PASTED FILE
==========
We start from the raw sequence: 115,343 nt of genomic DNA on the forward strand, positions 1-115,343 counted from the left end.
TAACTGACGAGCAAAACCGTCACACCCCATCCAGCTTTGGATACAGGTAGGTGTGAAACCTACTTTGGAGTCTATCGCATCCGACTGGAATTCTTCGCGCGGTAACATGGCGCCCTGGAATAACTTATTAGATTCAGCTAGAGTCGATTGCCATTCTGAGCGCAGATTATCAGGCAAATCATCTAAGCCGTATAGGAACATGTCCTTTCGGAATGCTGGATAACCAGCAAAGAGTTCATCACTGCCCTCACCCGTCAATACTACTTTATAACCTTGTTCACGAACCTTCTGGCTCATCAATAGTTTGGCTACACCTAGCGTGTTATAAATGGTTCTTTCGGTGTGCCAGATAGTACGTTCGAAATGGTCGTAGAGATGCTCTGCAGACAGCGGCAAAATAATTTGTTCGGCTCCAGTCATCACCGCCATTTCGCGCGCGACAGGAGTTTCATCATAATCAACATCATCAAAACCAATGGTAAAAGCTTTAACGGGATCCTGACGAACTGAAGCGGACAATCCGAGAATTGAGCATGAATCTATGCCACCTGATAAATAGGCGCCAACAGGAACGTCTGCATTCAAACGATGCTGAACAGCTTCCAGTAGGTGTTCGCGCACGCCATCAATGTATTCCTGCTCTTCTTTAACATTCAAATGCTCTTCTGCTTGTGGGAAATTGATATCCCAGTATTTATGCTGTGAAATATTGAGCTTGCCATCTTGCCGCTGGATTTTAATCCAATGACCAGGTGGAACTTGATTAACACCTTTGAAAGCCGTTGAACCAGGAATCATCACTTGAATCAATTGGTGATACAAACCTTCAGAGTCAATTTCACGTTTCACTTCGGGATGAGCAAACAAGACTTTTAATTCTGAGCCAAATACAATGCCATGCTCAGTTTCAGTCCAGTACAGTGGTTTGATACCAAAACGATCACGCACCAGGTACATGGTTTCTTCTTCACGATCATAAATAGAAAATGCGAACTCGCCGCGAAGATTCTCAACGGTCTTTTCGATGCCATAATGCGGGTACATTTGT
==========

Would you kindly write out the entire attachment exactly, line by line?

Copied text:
We start from the raw sequence: 115,343 nt of genomic DNA on the forward strand, positions 1-115,343 counted from the left end.
TAACTGACGAGCAAAACCGTCACACCCCATCCAGCTTTGGATACAGGTAGGTGTGAAACCTACTTTGGAGTCTATCGCATCCGACTGGAATTCTTCGCGCGGTAACATGGCGCCCTGGAATAACTTATTAGATTCAGCTAGAGTCGATTGCCATTCTGAGCGCAGATTATCAGGCAAATCATCTAAGCCGTATAGGAACATGTCCTTTCGGAATGCTGGATAACCAGCAAAGAGTTCATCACTGCCCTCACCCGTCAATACTACTTTATAACCTTGTTCACGAACCTTCTGGCTCATCAATAGTTTGGCTACACCTAGCGTGTTATAAATGGTTCTTTCGGTGTGCCAGATAGTACGTTCGAAATGGTCGTAGAGATGCTCTGCAGACAGCGGCAAAATAATTTGTTCGGCTCCAGTCATCACCGCCATTTCGCGCGCGACAGGAGTTTCATCATAATCAACATCATCAAAACCAATGGTAAAAGCTTTAACGGGATCCTGACGAACTGAAGCGGACAATCCGAGAATTGAGCATGAATCTATGCCACCTGATAAATAGGCGCCAACAGGAACGTCTGCATTCAAACGATGCTGAACAGCTTCCAGTAGGTGTTCGCGCACGCCATCAATGTATTCCTGCTCTTCTTTAACATTCAAATGCTCTTCTGCTTGTGGGAAATTGATATCCCAGTATTTATGCTGTGAAATATTGAGCTTGCCATCTTGCCGCTGGATTTTAATCCAATGACCAGGTGGAACTTGATTAACACCTTTGAAAGCCGTTGAACCAGGAATCATCACTTGAATCAATTGGTGATACAAACCTTCAGAGTCAATTTCACGTTTCACTTCGGGATGAGCAAACAAGACTTTTAATTCTGAGCCAAATACAATGCCATGCTCAGTTTCAGTCCAGTACAGTGGTTTGATACCAAAACGATCACGCACCAGGTACATGGTTTCTTCTTCACGATCATAAATAGAAAATGCGAACTCGCCGCGAAGATTCTCAACGGTCTTTTCGATGCCATAATGCGGGTACATTTGT